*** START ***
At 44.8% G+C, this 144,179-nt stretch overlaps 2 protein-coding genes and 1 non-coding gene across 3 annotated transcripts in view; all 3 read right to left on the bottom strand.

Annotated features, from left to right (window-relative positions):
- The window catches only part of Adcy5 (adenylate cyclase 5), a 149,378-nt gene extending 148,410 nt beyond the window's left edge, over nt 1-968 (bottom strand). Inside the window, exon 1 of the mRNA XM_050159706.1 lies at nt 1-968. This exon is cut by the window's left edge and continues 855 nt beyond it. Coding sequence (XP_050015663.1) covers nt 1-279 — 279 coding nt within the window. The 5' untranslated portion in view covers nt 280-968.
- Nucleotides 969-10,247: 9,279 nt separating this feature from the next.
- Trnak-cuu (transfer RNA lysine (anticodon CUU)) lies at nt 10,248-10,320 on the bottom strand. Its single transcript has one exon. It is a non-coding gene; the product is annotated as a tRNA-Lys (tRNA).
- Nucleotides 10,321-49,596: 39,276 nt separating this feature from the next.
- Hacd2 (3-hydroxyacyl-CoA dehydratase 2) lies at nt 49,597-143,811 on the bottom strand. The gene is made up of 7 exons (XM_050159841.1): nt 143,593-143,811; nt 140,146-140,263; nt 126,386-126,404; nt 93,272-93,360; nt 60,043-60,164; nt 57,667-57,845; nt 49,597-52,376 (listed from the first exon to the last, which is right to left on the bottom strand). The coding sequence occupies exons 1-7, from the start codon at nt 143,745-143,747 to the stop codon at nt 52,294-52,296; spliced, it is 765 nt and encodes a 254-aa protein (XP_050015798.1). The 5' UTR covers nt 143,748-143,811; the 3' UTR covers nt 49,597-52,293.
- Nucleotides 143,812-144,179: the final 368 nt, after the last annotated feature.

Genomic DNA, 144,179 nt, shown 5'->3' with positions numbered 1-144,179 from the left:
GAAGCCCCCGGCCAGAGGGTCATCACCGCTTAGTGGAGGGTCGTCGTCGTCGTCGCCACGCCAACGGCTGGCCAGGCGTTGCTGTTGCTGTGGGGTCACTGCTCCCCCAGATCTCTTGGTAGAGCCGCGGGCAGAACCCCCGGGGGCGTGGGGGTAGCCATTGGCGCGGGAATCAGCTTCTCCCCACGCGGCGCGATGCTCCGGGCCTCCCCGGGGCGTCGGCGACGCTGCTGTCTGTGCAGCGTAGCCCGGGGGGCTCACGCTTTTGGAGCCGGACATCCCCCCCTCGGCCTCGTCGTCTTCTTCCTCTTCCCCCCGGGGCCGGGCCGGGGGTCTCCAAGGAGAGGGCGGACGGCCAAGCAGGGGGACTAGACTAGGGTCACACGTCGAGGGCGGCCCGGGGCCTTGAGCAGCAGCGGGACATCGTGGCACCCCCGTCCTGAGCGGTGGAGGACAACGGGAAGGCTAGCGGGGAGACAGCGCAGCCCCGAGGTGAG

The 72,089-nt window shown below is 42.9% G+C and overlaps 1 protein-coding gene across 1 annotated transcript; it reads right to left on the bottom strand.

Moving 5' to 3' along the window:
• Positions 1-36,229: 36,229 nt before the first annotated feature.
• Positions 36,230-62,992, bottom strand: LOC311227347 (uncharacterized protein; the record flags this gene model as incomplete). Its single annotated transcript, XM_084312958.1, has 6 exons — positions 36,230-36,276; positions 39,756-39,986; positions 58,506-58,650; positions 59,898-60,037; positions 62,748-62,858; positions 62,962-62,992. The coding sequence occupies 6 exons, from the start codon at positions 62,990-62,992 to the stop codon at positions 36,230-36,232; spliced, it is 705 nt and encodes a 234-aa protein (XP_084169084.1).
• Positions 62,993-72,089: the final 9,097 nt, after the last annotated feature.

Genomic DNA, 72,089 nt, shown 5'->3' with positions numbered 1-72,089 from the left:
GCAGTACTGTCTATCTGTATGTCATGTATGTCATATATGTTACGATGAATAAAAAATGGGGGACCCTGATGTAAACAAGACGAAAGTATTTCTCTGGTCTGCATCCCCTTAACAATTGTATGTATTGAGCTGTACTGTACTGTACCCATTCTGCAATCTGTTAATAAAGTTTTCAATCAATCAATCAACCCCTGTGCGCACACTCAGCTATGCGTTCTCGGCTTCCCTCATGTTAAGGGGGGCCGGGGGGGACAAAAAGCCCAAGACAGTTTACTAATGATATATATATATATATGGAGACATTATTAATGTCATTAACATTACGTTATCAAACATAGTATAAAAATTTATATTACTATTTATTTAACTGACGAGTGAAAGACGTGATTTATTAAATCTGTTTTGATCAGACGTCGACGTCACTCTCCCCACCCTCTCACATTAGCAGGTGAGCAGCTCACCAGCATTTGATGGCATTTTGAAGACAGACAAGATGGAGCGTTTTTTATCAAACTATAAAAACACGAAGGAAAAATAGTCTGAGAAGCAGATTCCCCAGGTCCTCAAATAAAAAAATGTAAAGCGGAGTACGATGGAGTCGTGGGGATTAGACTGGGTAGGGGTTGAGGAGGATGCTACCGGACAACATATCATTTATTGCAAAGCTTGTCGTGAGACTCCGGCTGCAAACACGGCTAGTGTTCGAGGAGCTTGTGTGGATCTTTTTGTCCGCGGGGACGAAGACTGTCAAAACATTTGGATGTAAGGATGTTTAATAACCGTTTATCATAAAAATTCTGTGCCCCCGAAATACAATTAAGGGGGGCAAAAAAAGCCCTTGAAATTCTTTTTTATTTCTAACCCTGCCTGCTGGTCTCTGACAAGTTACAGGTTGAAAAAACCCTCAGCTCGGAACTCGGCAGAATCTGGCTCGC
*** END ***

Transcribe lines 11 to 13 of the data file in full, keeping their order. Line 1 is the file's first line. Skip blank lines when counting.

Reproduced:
The 72,089-nt window shown below is 42.9% G+C and overlaps 1 protein-coding gene across 1 annotated transcript; it reads right to left on the bottom strand.

Moving 5' to 3' along the window:
• Positions 1-36,229: 36,229 nt before the first annotated feature.